An “Extra” Day for Tax Filing?

January 5, 2010 ( – Even though April 15 falls on a Friday this year, the Internal Revenue Service (IRS) says that individual taxpayers will have until April 18 to file your tax return.


That’s because Emancipation Day, a holiday observed in the District of Columbia, falls this year on Friday, April 15. The IRS notes that, by law, District of Columbia holidays impact tax deadlines in the same way that federal holidays do; “therefore, all taxpayers will have three extra days to file this year” (and yes, taxpayers requesting an extension will have until October 17 to file their 2010 tax returns).

The IRS expects to receive more than 140 million individual tax returns this year, with most of those being filed by the April 18 deadline.

Some of those looking to get an early start may have to cool their heels.  The IRS notes that tax law changes enacted by Congress and signed by President Obama in December mean some people need to wait until mid- to late February to file their tax returns in order to give the IRS time to reprogram its processing systems. 

According to the IRS, those who need to wait to file include:

  • Taxpayers Claiming Itemized Deductions on Schedule A. Itemized deductions include mortgage interest, charitable deductions, medical and dental expenses as well as state and local taxes (add link to Schedule A). In addition, itemized deductions include the state and local general sales tax deduction that was also extended and which primarily benefits people living in areas without state and local income taxes. Because of late Congressional action to enact tax law changes, anyone who itemizes and files a Schedule A will need to wait to file until mid- to late February.
  • Taxpayers Claiming the Higher Education Tuition and Fees Deduction. This deduction for parents and students – covering up to $4,000 of tuition and fees paid to a post-secondary institution – is claimed on Form 8917. However, the IRS emphasized that there will be no delays for millions of parents and students who claim other education credits, including the American Opportunity Tax Credit extended last month and the Lifetime Learning Credit.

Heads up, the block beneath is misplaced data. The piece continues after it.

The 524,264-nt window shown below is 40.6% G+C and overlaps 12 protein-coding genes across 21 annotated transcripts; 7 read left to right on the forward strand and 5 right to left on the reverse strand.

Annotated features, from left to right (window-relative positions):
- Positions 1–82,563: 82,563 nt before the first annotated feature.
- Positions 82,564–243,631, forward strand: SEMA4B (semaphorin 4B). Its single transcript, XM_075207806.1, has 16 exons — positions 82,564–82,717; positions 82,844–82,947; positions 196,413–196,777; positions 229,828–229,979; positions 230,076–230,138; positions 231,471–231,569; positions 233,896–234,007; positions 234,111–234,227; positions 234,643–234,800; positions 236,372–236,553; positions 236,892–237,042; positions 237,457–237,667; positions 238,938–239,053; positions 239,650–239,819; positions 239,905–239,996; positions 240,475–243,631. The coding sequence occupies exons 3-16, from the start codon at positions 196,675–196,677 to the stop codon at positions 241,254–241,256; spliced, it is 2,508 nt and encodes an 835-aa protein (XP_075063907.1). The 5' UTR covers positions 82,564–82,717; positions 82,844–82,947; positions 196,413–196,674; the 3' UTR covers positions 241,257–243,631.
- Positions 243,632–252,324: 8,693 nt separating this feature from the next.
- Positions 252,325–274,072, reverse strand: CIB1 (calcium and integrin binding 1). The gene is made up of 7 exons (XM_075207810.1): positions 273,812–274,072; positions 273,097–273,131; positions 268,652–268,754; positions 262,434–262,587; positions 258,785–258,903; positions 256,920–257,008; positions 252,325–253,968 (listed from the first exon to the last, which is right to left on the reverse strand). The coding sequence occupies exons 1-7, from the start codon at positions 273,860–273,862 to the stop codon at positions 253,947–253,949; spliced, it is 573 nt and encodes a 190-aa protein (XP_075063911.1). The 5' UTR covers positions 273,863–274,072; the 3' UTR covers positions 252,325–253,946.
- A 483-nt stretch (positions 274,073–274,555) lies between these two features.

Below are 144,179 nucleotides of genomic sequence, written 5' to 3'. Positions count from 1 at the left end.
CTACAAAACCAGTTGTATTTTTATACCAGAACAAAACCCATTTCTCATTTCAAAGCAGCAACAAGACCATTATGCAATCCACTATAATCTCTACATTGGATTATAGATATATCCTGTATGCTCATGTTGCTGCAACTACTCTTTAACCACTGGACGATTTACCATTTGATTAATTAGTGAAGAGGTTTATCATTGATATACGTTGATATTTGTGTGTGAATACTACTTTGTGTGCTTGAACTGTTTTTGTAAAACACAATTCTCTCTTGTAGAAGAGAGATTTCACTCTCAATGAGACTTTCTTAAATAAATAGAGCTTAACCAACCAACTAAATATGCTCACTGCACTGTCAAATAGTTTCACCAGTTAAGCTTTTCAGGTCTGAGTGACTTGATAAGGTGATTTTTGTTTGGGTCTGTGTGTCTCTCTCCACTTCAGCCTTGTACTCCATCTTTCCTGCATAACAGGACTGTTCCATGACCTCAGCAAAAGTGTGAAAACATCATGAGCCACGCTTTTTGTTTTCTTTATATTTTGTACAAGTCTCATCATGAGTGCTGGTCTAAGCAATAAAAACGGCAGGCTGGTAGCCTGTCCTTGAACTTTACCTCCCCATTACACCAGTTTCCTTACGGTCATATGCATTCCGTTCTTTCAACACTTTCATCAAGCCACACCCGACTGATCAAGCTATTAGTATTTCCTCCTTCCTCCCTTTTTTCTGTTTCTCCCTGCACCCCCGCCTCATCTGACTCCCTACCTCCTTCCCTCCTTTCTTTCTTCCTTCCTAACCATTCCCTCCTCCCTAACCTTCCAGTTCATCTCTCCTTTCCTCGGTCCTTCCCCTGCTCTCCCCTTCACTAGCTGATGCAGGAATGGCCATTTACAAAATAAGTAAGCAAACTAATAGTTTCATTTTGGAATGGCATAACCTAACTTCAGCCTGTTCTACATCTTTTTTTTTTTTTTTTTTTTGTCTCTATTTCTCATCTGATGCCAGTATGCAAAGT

• Taxpayers Claiming the Educator Expense Deduction. This deduction is for kindergarten through grade 12 educators with out-of-pocket classroom expenses of up to $250. The educator expense deduction is claimed on Form 1040, Line 23 and Form 1040A, Line 16.

The IRS will announce a specific date in the near future when it can start processing tax returns impacted by the recent tax law changes. It noted that, in the interim, “taxpayers affected by these tax law changes can start working on their tax returns, but they should not submit their returns until IRS systems are ready to process the new tax law changes”.

Note also that this is the first filing season that tax packages will not be mailed to individuals or businesses (though, since last year the IRS notes that only 8% of individuals who filed tax returns received tax packages in the mail, most of us have already experienced that change). Taxpayers can still get any forms and instructions they need online at, or they can visit local IRS offices or participating libraries and post offices.